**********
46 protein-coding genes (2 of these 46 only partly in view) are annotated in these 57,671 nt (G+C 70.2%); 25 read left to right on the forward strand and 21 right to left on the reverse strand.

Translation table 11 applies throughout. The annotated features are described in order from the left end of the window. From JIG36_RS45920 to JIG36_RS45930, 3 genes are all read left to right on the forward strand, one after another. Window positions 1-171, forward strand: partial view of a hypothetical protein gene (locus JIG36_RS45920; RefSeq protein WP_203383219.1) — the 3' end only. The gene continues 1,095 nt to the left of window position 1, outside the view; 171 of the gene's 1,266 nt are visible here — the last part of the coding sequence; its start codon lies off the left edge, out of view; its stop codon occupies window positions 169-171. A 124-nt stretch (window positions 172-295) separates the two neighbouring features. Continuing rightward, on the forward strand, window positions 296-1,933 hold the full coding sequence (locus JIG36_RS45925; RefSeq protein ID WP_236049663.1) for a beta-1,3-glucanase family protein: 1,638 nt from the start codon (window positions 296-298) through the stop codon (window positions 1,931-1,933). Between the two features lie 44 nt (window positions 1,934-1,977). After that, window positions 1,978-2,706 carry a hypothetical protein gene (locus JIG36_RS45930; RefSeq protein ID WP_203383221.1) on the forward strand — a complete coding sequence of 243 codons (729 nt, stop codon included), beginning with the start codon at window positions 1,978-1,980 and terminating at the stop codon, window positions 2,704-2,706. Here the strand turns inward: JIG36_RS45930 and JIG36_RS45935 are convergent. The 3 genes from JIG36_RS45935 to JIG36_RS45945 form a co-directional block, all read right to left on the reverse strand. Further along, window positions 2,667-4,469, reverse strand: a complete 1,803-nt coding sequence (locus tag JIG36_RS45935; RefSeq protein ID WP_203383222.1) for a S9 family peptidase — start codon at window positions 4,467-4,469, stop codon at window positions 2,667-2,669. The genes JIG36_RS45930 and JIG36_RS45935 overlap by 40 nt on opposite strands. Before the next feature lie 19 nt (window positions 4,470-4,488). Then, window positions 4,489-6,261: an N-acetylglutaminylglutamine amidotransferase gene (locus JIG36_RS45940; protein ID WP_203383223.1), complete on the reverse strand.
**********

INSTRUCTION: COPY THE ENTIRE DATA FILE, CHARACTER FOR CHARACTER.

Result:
46 protein-coding genes (2 of these 46 only partly in view) are annotated in these 57,671 nt (G+C 70.2%); 25 read left to right on the forward strand and 21 right to left on the reverse strand.

Translation table 11 applies throughout. The annotated features are described in order from the left end of the window. From JIG36_RS45920 to JIG36_RS45930, 3 genes are all read left to right on the forward strand, one after another. Window positions 1-171, forward strand: partial view of a hypothetical protein gene (locus JIG36_RS45920; RefSeq protein WP_203383219.1) — the 3' end only. The gene continues 1,095 nt to the left of window position 1, outside the view; 171 of the gene's 1,266 nt are visible here — the last part of the coding sequence; its start codon lies off the left edge, out of view; its stop codon occupies window positions 169-171. A 124-nt stretch (window positions 172-295) separates the two neighbouring features. Continuing rightward, on the forward strand, window positions 296-1,933 hold the full coding sequence (locus JIG36_RS45925; RefSeq protein ID WP_236049663.1) for a beta-1,3-glucanase family protein: 1,638 nt from the start codon (window positions 296-298) through the stop codon (window positions 1,931-1,933). Between the two features lie 44 nt (window positions 1,934-1,977). After that, window positions 1,978-2,706 carry a hypothetical protein gene (locus JIG36_RS45930; RefSeq protein ID WP_203383221.1) on the forward strand — a complete coding sequence of 243 codons (729 nt, stop codon included), beginning with the start codon at window positions 1,978-1,980 and terminating at the stop codon, window positions 2,704-2,706. Here the strand turns inward: JIG36_RS45930 and JIG36_RS45935 are convergent. The 3 genes from JIG36_RS45935 to JIG36_RS45945 form a co-directional block, all read right to left on the reverse strand. Further along, window positions 2,667-4,469, reverse strand: a complete 1,803-nt coding sequence (locus tag JIG36_RS45935; RefSeq protein ID WP_203383222.1) for a S9 family peptidase — start codon at window positions 4,467-4,469, stop codon at window positions 2,667-2,669. The genes JIG36_RS45930 and JIG36_RS45935 overlap by 40 nt on opposite strands. Before the next feature lie 19 nt (window positions 4,470-4,488). Then, window positions 4,489-6,261: an N-acetylglutaminylglutamine amidotransferase gene (locus JIG36_RS45940; protein ID WP_203383223.1), complete on the reverse strand.